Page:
Thoracic cavity

Summary

The thoracic cavity is a hollow space surrounded by the rib cage and the diaphragm that contains the heart, lungs, esophagus, thymus, sympathetic trunk, and the great vessels. It comprises three compartments: two pleural cavities and the mediastinum, which is located behind the sternum. The mediastinum is divided into the superior and inferior mediastinum, the latter of which is further subdivided into the anterior, middle, and posterior mediastinum. Inflammation of the mediastinum (mediastinitis) can result from spreading retropharyngeal infections or contamination from perforated mediastinal organs. The mediastinum is also a potential site for teratoma, lymphoma, thymoma, and thyroid neoplasm. The pleural cavity is the potential space between the parietal pleura (which covers the thoracic wall and the mediastinum) and the visceral pleura (which lines the lung). The pleura secrets fluid that prevents the development of friction between the two pleural membranes. Excessive build-up of fluid in the pleural cavity results in pleural effusion, while the entry of air results in pneumothorax. The diaphragm is a musculotendinous structure that separates the thoracic cavity from the abdominal cavity. It has hiatuses for the passage of the inferior vena cava (caval hiatus), esophagus (esophageal hiatus), and the aorta (aortic hiatus) at the 8th, 10th, and 12th thoracic vertebrae respectively. The diaphragm is innervated by the phrenic nerve. Phrenic nerve palsy or injury to the diaphragm results in impaired respiration.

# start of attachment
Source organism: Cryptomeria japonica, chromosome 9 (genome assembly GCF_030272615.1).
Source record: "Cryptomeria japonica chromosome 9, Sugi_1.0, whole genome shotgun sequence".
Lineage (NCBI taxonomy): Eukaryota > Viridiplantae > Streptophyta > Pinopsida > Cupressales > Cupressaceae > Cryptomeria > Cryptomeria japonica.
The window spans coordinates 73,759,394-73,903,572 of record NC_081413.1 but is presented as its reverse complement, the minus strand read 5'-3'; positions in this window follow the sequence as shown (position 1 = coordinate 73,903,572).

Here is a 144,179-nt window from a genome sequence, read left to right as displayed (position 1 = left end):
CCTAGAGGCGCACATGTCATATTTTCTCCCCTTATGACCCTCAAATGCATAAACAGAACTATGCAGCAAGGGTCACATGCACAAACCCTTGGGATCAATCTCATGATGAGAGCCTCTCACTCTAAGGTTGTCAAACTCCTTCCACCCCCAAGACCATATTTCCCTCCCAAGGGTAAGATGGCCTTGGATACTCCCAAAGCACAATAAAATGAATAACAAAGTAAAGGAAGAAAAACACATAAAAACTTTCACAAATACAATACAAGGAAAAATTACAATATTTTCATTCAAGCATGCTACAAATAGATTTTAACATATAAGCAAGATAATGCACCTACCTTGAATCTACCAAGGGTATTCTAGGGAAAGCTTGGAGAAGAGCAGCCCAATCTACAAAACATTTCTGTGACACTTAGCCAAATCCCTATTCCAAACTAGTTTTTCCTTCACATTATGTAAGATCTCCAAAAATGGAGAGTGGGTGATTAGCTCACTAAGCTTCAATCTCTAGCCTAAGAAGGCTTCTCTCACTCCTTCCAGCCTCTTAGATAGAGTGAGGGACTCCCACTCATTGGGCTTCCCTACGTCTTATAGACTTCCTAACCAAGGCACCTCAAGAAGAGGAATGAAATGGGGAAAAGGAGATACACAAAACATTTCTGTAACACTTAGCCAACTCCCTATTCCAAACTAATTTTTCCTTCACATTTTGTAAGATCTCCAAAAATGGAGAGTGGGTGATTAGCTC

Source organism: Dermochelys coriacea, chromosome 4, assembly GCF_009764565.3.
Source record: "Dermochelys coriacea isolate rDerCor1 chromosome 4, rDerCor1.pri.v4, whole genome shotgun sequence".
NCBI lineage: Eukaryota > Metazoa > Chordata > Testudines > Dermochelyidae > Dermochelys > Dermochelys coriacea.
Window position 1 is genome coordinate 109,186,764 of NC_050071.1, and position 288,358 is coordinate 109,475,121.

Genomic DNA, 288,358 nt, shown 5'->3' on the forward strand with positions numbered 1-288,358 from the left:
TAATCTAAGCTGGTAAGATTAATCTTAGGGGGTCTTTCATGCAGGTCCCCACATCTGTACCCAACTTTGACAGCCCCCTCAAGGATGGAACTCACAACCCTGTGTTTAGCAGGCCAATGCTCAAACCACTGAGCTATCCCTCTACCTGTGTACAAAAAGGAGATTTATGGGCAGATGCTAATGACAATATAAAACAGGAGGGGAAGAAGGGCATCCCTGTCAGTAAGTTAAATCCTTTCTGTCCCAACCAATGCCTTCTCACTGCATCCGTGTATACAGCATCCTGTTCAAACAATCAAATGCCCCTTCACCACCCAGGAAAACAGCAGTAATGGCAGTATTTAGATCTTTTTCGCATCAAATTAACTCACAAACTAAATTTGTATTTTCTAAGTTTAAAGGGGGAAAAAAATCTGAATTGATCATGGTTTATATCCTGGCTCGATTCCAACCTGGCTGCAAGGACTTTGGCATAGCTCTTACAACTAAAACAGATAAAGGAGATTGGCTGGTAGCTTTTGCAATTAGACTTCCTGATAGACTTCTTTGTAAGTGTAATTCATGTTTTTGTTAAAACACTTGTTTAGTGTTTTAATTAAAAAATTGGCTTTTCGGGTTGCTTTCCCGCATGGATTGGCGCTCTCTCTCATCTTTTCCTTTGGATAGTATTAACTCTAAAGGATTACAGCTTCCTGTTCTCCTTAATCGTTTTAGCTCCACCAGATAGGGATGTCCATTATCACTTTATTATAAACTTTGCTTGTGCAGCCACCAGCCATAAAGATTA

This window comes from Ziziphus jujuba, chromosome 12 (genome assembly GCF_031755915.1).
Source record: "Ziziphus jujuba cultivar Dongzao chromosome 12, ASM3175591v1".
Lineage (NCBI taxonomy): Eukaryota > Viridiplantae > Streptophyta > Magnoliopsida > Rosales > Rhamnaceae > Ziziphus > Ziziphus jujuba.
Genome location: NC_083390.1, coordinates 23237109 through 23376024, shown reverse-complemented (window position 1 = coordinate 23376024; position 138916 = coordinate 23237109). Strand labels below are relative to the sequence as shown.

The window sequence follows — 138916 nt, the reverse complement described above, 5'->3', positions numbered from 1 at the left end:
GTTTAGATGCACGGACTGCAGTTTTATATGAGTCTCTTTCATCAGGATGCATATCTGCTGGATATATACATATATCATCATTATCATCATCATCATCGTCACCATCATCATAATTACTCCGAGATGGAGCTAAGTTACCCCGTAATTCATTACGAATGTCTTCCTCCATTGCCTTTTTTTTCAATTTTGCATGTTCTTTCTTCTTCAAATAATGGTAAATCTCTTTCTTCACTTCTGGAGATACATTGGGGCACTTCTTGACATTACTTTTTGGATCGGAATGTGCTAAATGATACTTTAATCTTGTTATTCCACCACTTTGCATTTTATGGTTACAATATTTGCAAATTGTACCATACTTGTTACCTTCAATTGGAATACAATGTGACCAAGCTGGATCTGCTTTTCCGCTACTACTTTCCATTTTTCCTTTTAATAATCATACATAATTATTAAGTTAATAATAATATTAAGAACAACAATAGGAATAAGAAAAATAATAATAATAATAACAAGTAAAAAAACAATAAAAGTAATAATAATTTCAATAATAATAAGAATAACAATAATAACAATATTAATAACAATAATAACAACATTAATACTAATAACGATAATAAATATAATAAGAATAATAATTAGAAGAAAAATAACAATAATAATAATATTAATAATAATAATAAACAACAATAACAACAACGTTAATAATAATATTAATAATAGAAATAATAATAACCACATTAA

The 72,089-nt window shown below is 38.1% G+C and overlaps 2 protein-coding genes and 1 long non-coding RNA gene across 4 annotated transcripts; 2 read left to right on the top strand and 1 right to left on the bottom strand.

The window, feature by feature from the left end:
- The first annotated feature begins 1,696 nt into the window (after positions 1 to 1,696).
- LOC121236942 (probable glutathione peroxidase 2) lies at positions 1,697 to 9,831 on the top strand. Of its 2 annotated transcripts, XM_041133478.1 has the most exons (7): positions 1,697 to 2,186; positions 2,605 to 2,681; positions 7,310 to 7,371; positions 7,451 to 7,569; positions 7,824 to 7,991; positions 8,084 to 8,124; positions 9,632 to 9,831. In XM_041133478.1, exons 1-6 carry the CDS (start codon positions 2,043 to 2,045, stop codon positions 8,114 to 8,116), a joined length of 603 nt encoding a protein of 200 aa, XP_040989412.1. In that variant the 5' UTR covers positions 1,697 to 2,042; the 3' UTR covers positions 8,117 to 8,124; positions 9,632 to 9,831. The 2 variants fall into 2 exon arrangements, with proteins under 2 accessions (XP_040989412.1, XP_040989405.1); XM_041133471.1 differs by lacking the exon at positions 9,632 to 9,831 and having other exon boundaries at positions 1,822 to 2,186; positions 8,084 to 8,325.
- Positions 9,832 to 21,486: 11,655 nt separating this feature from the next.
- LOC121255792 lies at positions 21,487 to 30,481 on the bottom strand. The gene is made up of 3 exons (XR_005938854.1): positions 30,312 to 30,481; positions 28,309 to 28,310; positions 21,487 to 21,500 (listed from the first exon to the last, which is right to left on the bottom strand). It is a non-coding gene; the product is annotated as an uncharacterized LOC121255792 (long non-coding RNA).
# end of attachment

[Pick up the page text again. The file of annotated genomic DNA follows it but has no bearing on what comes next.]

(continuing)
Overview

  • The thoracic cavity:
    • Is demarcated by the rib cage, and it is separated from the abdominal cavity by the diaphragm.
    • Is primarily divided into three cavities:
      • The centrally located mediastinum
      • Two laterally located pleural cavities
    • Contains the heart, lungs, esophagus, thymus, the sympathetic trunk, and the great vessels (e.g., aorta, thoracic trunk).

Mediastinum

Overview

Compartments of the mediastinum

The mediastinum is divided into four different compartments.

Structure Boundaries Content Causes of mediastinal masses
Superior mediastinum
  • Superior: first rib
  • Inferior: line that courses from the sternal angle to the 4th and 5th vertebral levels (transthoracic plane)
Inferior mediastinum Anterior mediastinum
Middle mediastinum
Posterior mediastinum

The most common causes of inflammation of the mediastinal space (= mediastinitis) include spreading of retropharyngeal infections into the mediastinum, chest trauma, or perforation of mediastinal organs, e.g., the esophagus in the course of a gastroscopy or due to esophageal cancer. Symptoms include fever, retrosternal and/or back pain, and subcutaneous emphysema in the neck and face. Acute mediastinitis can be life-threatening and must be treated with surgical debridement, IV antibiotics, and treatment of the underlying cause.

The 4 T's of a mediastinal mass: Thymoma, Teratoma (and other germ cell tumors), Thyroid neoplasm, and Terrible lymphoma!

Vasculature of the mediastinum

Arteries

Structure Anatomy Location Branches Supplies
Ascending aorta
Arch of the aorta
  • Head
  • Upper extremities

Thoracic aorta

(Part of the descending aorta)

The pulmonary trunk, which is located in the middle mediastinum and conveys deoxygenated blood to the lungs, is discussed in airways and lungs.

Veins

Superior vena cava (SVC)

Brachiocephalic veins

Brachiocephalic vein obstruction

  • Etiology: thrombosis (e.g., due to central vein catheter), stenosis, external compression, or vascular tumor invasion (e.g., due to apical lung tumor, lymphoma, thymoma, seminoma)
  • Clinical features
    • Unilateral upper extremity swelling, pain, and weakness
    • Unilateral facial and neck swelling, venous dilatation
  • Treatment
    • Balloon angioplasty with or without stenting
    • Surgical bypass in resistant cases

Azygos venous system